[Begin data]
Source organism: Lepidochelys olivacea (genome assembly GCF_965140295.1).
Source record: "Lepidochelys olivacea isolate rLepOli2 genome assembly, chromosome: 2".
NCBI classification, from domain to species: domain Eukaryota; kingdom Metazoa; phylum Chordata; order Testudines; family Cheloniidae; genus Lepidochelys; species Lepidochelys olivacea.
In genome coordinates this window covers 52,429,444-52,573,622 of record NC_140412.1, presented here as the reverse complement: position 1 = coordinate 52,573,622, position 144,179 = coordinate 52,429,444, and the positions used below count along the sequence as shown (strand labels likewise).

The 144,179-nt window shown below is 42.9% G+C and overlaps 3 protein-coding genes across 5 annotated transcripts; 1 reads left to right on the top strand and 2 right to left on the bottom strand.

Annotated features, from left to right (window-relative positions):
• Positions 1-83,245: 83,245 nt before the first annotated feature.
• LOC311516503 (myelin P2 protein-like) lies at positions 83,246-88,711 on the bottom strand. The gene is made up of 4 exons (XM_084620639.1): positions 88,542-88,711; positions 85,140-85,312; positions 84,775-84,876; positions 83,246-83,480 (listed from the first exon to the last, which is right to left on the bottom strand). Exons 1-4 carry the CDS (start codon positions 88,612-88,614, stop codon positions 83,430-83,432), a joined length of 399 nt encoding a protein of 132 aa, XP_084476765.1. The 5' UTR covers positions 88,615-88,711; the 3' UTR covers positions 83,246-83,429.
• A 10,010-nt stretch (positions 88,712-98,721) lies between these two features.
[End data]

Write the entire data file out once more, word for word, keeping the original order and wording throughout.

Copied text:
Source organism: Lepidochelys olivacea (genome assembly GCF_965140295.1).
Source record: "Lepidochelys olivacea isolate rLepOli2 genome assembly, chromosome: 2".
NCBI classification, from domain to species: domain Eukaryota; kingdom Metazoa; phylum Chordata; order Testudines; family Cheloniidae; genus Lepidochelys; species Lepidochelys olivacea.
In genome coordinates this window covers 52,429,444-52,573,622 of record NC_140412.1, presented here as the reverse complement: position 1 = coordinate 52,573,622, position 144,179 = coordinate 52,429,444, and the positions used below count along the sequence as shown (strand labels likewise).

The 144,179-nt window shown below is 42.9% G+C and overlaps 3 protein-coding genes across 5 annotated transcripts; 1 reads left to right on the top strand and 2 right to left on the bottom strand.

Annotated features, from left to right (window-relative positions):
• Positions 1-83,245: 83,245 nt before the first annotated feature.
• LOC311516503 (myelin P2 protein-like) lies at positions 83,246-88,711 on the bottom strand. The gene is made up of 4 exons (XM_084620639.1): positions 88,542-88,711; positions 85,140-85,312; positions 84,775-84,876; positions 83,246-83,480 (listed from the first exon to the last, which is right to left on the bottom strand). Exons 1-4 carry the CDS (start codon positions 88,612-88,614, stop codon positions 83,430-83,432), a joined length of 399 nt encoding a protein of 132 aa, XP_084476765.1. The 5' UTR covers positions 88,615-88,711; the 3' UTR covers positions 83,246-83,429.
• A 10,010-nt stretch (positions 88,712-98,721) lies between these two features.